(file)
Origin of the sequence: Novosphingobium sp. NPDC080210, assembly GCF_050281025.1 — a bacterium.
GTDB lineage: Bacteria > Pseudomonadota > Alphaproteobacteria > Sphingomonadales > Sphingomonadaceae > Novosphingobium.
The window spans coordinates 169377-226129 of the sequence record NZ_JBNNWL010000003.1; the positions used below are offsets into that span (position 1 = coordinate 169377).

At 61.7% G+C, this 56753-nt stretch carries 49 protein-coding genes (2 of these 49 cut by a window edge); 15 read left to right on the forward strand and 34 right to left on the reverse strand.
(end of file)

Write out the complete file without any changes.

Origin of the sequence: Novosphingobium sp. NPDC080210, assembly GCF_050281025.1 — a bacterium.
GTDB lineage: Bacteria > Pseudomonadota > Alphaproteobacteria > Sphingomonadales > Sphingomonadaceae > Novosphingobium.
The window spans coordinates 169377-226129 of the sequence record NZ_JBNNWL010000003.1; the positions used below are offsets into that span (position 1 = coordinate 169377).

At 61.7% G+C, this 56753-nt stretch carries 49 protein-coding genes (2 of these 49 cut by a window edge); 15 read left to right on the forward strand and 34 right to left on the reverse strand.